The Departments of Family Medicine and Psychiatry and Behavioral Sciences at the University of Washington (UW) are providing an opportunity for primary care providers to receive training and technical assistance to implement a Collaborative Care (CoCM) program or spread their existing CoCM services to enhance care for women with perinatal depression and other behavioral health disorders through the Maternal Infant Dyad – Implementation (MInD-I) Initiative, pronounced ‘mind eye’.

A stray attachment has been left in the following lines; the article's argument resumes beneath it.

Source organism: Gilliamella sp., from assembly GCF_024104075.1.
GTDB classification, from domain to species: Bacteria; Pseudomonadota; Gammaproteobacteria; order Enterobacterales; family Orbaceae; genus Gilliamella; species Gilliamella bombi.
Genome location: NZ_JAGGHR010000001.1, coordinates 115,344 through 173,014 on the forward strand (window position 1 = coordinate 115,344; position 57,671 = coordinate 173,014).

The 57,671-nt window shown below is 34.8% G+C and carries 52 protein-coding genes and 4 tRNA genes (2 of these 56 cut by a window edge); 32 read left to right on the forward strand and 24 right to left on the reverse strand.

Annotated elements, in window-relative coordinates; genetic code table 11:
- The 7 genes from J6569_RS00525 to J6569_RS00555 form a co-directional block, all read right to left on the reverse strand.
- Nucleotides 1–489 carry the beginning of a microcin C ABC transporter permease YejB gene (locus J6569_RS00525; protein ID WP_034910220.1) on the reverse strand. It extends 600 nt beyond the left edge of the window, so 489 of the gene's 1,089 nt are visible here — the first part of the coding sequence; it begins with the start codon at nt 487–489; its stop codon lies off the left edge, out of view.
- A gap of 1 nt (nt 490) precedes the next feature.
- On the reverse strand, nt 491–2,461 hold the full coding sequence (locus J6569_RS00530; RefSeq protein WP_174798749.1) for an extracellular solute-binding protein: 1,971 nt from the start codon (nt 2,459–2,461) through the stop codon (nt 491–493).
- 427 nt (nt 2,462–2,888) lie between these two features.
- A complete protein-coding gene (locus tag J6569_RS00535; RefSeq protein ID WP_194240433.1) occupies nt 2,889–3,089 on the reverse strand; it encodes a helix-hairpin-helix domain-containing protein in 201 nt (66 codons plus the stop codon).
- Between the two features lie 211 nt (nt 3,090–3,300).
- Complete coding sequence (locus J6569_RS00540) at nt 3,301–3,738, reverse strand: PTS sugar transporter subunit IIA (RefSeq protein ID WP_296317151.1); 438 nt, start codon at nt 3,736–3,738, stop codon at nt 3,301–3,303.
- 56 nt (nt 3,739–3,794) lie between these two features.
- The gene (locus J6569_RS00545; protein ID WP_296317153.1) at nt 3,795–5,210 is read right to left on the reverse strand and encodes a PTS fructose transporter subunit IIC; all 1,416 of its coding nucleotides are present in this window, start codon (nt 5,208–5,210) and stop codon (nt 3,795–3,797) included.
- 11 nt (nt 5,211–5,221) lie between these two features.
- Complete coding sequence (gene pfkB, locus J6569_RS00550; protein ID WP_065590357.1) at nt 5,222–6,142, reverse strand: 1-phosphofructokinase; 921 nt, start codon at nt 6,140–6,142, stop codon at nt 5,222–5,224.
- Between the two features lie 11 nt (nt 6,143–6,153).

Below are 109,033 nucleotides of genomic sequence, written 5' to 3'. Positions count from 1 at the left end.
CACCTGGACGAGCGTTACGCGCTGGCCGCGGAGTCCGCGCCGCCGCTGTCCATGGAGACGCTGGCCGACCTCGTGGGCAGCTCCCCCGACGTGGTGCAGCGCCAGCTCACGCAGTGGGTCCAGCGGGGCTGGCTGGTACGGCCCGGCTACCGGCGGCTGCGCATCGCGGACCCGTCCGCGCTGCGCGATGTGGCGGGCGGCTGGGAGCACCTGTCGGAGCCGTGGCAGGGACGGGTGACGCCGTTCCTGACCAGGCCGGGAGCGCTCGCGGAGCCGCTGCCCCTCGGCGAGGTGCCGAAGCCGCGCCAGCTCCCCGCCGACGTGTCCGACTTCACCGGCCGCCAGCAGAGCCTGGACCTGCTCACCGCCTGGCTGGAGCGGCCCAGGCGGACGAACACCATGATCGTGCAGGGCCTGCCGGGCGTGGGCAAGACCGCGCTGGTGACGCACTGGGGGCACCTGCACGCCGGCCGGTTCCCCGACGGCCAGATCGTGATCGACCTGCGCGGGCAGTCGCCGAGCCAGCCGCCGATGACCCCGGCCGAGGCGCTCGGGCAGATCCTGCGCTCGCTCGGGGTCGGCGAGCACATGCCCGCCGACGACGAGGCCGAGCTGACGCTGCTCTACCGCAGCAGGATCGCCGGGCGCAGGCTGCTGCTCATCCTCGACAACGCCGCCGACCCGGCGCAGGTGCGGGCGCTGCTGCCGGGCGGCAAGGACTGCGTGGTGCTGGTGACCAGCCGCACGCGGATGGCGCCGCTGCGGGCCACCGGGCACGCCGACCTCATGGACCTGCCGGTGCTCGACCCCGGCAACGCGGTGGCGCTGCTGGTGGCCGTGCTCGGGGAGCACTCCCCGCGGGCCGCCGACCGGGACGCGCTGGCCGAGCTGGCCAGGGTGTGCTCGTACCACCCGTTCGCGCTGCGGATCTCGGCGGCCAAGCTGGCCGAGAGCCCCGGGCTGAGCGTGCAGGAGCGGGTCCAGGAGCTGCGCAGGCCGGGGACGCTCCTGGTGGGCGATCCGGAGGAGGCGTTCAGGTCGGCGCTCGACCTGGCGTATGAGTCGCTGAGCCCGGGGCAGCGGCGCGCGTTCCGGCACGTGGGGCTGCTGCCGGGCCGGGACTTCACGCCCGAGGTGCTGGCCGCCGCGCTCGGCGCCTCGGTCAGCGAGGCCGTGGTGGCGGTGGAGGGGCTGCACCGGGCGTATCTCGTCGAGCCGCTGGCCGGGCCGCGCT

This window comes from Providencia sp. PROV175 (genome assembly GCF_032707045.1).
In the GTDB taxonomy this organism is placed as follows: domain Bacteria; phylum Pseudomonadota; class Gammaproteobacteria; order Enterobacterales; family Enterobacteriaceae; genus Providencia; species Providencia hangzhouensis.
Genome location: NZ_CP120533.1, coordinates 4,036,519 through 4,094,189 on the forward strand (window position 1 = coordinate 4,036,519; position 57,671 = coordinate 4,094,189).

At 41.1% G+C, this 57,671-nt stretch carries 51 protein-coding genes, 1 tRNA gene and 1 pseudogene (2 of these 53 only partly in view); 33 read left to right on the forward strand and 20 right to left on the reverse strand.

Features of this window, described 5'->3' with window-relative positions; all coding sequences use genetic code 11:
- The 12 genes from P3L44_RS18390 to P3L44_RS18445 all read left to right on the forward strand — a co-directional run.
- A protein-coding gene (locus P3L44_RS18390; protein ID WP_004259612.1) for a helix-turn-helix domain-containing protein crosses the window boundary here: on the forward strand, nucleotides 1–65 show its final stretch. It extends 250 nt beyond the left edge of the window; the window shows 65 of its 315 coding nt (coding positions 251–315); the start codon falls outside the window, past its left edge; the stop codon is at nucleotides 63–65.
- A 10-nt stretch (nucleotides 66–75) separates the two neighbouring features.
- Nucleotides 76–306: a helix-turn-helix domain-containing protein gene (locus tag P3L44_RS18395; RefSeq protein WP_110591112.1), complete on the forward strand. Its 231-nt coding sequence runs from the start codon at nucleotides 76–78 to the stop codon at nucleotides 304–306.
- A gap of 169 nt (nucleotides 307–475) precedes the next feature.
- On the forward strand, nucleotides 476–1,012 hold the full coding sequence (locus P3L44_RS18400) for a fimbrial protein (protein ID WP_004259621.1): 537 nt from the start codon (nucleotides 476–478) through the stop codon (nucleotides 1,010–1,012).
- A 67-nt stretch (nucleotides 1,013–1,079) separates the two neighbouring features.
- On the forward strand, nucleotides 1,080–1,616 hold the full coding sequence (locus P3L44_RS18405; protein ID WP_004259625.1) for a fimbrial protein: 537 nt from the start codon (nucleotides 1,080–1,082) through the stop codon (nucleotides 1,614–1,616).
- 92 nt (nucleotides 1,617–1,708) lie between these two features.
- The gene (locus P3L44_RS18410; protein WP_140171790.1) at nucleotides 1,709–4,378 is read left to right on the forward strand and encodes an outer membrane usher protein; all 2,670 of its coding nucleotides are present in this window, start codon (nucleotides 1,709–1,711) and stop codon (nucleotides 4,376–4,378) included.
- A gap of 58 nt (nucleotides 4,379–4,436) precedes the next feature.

Participating care teams receive 15 months of technical assistance and training support from the AIMS Center, including assistance building patient screening and outcome reports for continuous quality improvement. Training will focus on helping primary care clinics to implement or enhance their CoCM programs and build sustainable staffing strategies. Training and technical assistance is not limited to perinatal populations. The AIMS Center staff and faculty are available to assist providers to build a robust CoCM program that can capably serve all patient populations. Care teams also receive free access to the AIMS Caseload Tracker over the course of their participation in MInD-I, with the option of continuing to use the registry afterwards by paying an annual hosting fee.